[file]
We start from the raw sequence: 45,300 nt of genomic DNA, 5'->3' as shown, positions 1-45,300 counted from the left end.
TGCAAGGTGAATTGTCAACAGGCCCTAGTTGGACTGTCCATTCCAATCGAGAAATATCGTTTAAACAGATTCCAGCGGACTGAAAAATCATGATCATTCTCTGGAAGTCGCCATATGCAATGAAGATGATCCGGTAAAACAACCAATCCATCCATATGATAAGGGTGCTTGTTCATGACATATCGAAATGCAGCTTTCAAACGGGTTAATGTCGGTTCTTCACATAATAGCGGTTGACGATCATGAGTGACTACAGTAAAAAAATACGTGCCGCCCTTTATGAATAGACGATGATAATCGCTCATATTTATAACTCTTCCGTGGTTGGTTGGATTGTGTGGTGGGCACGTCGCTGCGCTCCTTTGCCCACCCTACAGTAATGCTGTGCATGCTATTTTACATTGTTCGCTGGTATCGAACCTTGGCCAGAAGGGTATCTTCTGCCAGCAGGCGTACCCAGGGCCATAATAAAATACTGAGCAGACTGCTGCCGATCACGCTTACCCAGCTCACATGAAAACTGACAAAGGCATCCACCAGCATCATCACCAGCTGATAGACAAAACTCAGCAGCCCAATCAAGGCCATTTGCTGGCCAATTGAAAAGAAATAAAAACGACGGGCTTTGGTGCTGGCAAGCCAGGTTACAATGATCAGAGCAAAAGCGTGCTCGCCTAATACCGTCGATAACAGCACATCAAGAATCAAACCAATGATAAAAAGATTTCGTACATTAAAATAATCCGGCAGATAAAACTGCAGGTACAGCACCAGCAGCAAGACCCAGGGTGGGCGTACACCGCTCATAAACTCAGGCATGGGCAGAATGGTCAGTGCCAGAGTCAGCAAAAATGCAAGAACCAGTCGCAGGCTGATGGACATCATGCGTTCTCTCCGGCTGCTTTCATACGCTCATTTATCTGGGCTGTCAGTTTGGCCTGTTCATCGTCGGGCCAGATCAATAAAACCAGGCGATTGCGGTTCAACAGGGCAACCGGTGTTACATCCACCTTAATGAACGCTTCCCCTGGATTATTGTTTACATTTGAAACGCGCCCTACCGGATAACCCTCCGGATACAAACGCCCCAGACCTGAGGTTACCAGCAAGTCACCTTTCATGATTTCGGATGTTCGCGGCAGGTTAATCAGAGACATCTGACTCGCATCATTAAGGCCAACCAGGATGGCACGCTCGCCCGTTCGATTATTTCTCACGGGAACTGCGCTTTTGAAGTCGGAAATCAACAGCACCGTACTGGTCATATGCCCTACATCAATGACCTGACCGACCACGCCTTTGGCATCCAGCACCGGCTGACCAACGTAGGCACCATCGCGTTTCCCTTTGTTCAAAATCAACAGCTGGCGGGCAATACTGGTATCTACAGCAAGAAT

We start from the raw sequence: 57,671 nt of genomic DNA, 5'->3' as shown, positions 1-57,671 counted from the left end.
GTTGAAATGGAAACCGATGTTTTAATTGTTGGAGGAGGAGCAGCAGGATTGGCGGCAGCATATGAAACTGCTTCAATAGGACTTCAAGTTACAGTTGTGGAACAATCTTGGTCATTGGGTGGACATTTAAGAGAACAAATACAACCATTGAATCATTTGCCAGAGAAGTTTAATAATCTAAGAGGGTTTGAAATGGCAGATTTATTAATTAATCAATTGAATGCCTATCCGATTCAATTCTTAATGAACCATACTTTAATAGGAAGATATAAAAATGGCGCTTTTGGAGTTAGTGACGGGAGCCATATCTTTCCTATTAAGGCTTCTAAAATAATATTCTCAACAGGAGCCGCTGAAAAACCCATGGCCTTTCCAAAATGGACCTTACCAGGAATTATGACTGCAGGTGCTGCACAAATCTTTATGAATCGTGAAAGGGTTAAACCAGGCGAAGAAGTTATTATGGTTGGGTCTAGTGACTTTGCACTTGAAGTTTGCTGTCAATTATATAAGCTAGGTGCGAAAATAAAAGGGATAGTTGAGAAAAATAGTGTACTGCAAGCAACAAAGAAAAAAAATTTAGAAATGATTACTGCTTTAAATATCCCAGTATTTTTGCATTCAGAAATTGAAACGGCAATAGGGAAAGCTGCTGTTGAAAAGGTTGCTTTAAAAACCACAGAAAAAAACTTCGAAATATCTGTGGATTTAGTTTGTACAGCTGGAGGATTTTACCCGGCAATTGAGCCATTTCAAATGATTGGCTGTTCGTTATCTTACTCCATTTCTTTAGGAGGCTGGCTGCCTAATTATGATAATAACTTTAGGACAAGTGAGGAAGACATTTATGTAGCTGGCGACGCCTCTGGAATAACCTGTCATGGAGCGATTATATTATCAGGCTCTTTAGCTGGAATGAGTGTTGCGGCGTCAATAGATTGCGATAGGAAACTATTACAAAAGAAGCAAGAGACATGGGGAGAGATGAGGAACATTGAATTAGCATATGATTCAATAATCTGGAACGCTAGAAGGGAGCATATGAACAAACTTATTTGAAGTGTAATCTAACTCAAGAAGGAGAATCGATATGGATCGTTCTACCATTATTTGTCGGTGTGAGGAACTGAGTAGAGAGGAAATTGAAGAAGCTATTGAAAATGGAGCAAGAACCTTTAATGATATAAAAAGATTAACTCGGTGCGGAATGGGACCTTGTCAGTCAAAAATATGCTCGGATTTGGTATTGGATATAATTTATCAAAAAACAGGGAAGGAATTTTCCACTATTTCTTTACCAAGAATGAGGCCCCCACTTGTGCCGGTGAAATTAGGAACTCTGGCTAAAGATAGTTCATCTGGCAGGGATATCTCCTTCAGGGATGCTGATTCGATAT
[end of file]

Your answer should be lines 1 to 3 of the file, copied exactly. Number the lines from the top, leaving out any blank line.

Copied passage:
We start from the raw sequence: 45,300 nt of genomic DNA, 5'->3' as shown, positions 1-45,300 counted from the left end.
TGCAAGGTGAATTGTCAACAGGCCCTAGTTGGACTGTCCATTCCAATCGAGAAATATCGTTTAAACAGATTCCAGCGGACTGAAAAATCATGATCATTCTCTGGAAGTCGCCATATGCAATGAAGATGATCCGGTAAAACAACCAATCCATCCATATGATAAGGGTGCTTGTTCATGACATATCGAAATGCAGCTTTCAAACGGGTTAATGTCGGTTCTTCACATAATAGCGGTTGACGATCATGAGTGACTACAGTAAAAAAATACGTGCCGCCCTTTATGAATAGACGATGATAATCGCTCATATTTATAACTCTTCCGTGGTTGGTTGGATTGTGTGGTGGGCACGTCGCTGCGCTCCTTTGCCCACCCTACAGTAATGCTGTGCATGCTATTTTACATTGTTCGCTGGTATCGAACCTTGGCCAGAAGGGTATCTTCTGCCAGCAGGCGTACCCAGGGCCATAATAAAATACTGAGCAGACTGCTGCCGATCACGCTTACCCAGCTCACATGAAAACTGACAAAGGCATCCACCAGCATCATCACCAGCTGATAGACAAAACTCAGCAGCCCAATCAAGGCCATTTGCTGGCCAATTGAAAAGAAATAAAAACGACGGGCTTTGGTGCTGGCAAGCCAGGTTACAATGATCAGAGCAAAAGCGTGCTCGCCTAATACCGTCGATAACAGCACATCAAGAATCAAACCAATGATAAAAAGATTTCGTACATTAAAATAATCCGGCAGATAAAACTGCAGGTACAGCACCAGCAGCAAGACCCAGGGTGGGCGTACACCGCTCATAAACTCAGGCATGGGCAGAATGGTCAGTGCCAGAGTCAGCAAAAATGCAAGAACCAGTCGCAGGCTGATGGACATCATGCGTTCTCTCCGGCTGCTTTCATACGCTCATTTATCTGGGCTGTCAGTTTGGCCTGTTCATCGTCGGGCCAGATCAATAAAACCAGGCGATTGCGGTTCAACAGGGCAACCGGTGTTACATCCACCTTAATGAACGCTTCCCCTGGATTATTGTTTACATTTGAAACGCGCCCTACCGGATAACCCTCCGGATACAAACGCCCCAGACCTGAGGTTACCAGCAAGTCACCTTTCATGATTTCGGATGTTCGCGGCAGGTTAATCAGAGACATCTGACTCGCATCATTAAGGCCAACCAGGATGGCACGCTCGCCCGTTCGATTATTTCTCACGGGAACTGCGCTTTTGAAGTCGGAAATCAACAGCACCGTACTGGTCATATGCCCTACATCAATGACCTGACCGACCACGCCTTTGGCATCCAGCACCGGCTGACCAACGTAGGCACCATCGCGTTTCCCTTTGTTCAAAATCAACAGCTGGCGGGCAATACTGGTATCTACAGCAAGAAT

We start from the raw sequence: 57,671 nt of genomic DNA, 5'->3' as shown, positions 1-57,671 counted from the left end.